Let me put it this way: GTA V is like a familiar dish. Let’s say ‘seared lamb chops’ just so you can picture it. You’ve tasted different iterations of it, but this dish improves and adds on the missing ingredients lacking from the ones you’ve previously tasted. By far, this was the best rendition of lamb you’ve ever tasted. For me, GOTY worthy games are exotic dishes that play with your taste buds by making you experience an entirely distinct yet enjoyable flavor. It actually makes you think about what makes a dish delicious (I’ve honestly had an experience like that).
I personally choose a [GOTY] title that makes players re-think what it means to play a video game.For others, BioShock: Infinite and The Last of Us are the exotic dishes this year has to offer. My choice would have to be The Last of Us though. I initially doubted my pick because it’s a zombie game. It’s not an entirely new concept like Portal for example, but it clicked within me so I decided to figure out why that was the case.
I realized that It was not improving on the shoot em’ up or hack and slash titles we’ve seen before. It was close to Tell Tale’s The Walking Dead in terms of the strength of its narrative. Yet, it was ultimately a different way to experience the zombie genre. I don’t think there’s a need for me to give you guys a blow by blow review of this game.
We’ve had post-apocalyptic zombie games before, but The Last of Us crafts a world that speaks for itself. Sometimes we would never be explicitly told what happened in a particular area, but the subtle elements in the design help players piece the story together. The way blood is splattered, the distress in a note’s handwriting, or simply by observing where the objects are. I think it’s brilliant because it is as if Naughty Dog can anticipate our progression of thinking by letting us figure out in on our own using their trail of bread crumbs.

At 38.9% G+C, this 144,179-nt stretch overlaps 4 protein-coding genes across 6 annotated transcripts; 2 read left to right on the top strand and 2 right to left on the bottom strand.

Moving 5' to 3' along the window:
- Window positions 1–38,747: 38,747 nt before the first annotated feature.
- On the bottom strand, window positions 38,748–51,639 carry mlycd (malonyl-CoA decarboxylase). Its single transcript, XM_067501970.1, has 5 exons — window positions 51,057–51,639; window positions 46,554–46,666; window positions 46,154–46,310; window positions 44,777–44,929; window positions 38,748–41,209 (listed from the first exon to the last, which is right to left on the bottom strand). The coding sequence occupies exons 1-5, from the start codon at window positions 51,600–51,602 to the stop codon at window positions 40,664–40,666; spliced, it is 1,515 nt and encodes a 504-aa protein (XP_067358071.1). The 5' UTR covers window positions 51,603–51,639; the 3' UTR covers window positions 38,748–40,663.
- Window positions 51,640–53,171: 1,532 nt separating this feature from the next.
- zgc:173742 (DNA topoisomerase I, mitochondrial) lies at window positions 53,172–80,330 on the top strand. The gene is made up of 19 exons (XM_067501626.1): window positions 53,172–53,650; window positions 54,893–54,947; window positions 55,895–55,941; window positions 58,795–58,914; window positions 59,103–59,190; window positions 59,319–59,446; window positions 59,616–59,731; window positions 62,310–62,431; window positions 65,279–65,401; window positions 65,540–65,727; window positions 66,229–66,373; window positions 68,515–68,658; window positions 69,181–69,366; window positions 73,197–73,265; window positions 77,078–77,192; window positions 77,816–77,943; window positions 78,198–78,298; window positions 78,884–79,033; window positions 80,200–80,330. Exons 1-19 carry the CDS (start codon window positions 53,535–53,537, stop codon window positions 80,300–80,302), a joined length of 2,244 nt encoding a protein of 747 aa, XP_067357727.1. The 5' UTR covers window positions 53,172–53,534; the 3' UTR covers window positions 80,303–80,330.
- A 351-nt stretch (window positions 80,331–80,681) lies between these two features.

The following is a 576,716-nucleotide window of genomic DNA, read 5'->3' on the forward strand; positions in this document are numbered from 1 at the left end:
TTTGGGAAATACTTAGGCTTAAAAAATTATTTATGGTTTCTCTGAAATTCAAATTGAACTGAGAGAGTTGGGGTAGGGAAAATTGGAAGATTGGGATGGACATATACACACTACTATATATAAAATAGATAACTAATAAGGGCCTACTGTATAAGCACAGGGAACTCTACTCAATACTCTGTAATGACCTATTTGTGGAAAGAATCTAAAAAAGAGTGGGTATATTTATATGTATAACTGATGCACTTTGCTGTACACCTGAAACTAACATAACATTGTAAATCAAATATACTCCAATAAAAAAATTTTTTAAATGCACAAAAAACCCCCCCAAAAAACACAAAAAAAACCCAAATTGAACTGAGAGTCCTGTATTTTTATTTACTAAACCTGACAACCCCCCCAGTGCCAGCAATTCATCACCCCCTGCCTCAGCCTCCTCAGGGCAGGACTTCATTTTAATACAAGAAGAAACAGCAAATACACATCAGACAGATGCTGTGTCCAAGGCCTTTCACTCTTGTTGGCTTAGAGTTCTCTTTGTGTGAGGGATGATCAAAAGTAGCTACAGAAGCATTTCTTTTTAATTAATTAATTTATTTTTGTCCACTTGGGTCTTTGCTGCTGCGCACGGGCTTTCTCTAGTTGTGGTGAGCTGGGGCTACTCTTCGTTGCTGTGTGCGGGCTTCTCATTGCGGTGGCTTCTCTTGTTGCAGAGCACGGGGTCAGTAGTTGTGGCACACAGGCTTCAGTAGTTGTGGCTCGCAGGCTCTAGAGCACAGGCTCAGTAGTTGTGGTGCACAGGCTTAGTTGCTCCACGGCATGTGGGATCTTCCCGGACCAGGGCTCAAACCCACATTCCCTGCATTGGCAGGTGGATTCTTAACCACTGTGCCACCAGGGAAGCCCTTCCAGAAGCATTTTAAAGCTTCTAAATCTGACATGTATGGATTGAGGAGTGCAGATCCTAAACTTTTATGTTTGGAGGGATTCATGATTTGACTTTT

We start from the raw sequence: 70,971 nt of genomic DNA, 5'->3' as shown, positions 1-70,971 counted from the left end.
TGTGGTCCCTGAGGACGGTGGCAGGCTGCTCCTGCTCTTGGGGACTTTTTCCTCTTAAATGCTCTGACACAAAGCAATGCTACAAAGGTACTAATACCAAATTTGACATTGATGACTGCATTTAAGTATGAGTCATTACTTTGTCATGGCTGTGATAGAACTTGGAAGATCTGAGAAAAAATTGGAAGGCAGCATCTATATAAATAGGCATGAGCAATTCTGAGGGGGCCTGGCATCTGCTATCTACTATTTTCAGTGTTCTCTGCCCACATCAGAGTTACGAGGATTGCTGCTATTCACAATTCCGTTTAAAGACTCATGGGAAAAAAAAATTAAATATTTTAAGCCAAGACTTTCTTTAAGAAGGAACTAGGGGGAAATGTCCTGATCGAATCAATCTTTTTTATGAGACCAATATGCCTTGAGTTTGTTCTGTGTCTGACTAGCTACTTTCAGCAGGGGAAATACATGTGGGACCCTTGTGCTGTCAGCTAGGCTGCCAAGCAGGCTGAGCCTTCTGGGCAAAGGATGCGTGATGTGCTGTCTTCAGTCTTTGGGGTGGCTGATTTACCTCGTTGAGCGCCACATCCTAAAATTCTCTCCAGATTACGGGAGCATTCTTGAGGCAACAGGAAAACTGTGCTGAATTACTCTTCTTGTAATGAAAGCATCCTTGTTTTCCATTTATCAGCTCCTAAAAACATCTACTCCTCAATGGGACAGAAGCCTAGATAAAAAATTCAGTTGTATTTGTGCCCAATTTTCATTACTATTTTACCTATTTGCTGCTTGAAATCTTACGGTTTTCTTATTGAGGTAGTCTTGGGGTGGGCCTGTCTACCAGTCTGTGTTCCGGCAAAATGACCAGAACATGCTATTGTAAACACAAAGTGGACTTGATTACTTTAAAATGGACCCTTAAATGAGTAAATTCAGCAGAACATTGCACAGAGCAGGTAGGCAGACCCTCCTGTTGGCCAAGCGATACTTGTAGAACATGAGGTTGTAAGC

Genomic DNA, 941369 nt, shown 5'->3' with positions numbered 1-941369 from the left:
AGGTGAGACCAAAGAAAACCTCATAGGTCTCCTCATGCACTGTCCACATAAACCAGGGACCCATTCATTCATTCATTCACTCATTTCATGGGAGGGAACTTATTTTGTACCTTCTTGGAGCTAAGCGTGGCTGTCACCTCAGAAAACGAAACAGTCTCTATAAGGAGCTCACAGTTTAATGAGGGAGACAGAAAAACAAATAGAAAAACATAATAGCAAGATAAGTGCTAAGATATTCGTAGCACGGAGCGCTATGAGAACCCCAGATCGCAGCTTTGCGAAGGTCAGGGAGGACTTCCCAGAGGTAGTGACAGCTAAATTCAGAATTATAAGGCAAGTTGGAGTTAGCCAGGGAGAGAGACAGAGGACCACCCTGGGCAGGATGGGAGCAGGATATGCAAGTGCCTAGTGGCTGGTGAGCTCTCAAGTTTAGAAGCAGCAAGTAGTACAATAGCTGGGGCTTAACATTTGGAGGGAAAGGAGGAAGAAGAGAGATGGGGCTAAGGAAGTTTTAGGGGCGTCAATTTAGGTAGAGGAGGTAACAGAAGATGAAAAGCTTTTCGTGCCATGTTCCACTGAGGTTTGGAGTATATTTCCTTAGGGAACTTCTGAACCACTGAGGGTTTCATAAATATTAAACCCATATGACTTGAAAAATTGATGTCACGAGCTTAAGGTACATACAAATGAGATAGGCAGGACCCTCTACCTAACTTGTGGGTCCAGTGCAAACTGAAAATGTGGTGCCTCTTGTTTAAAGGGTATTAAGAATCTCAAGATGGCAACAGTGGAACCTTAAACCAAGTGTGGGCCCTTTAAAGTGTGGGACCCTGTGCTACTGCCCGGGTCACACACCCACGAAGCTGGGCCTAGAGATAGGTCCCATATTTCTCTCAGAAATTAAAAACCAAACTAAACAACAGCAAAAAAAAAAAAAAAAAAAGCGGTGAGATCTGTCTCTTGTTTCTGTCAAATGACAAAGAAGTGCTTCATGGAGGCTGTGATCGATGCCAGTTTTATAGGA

It was also a simple yet well-executed story that did not rely solely on contrived twists or eye candy visuals to capture our attention. Some people would favor Bioshock: Infinite for its intricate narrative in addition to its unique lore and world. I’m not going to dismiss that because those are totally valid claims that make it a strong contender. I just personally applaud how Naughty Dog was able to make something simple so compelling that it leaves a profound impact on its players.
The Last of Us’ ending in particular was an aspect that solidified the feeling of ‘this is the one’ for me. It was something that I did not see coming, but that’s not why it impressed me. I’ll try my best not to spoil it to the best of my ability. The ending evoked a different feeling within me that was distinct from the past games I’ve played. We normally have a feeling of ‘winning’ in almost every game whether it is in the form of simply reaching a high score in Galaga or beating the final boss in Metal Gear Solid.
I was saving all my ammo and gear for a boss fight with the infected or the humans, but there was none waiting for me in the end. The ending just happened and I didn’t know if I won so to speak. It’s not that I did things that messed up the story. Actually, it was pretty linear and I did everything I was supposed to do. Sure, there are definitely games with bittersweet endings but there’s always a sense of accomplishment that accompanied it upon completion.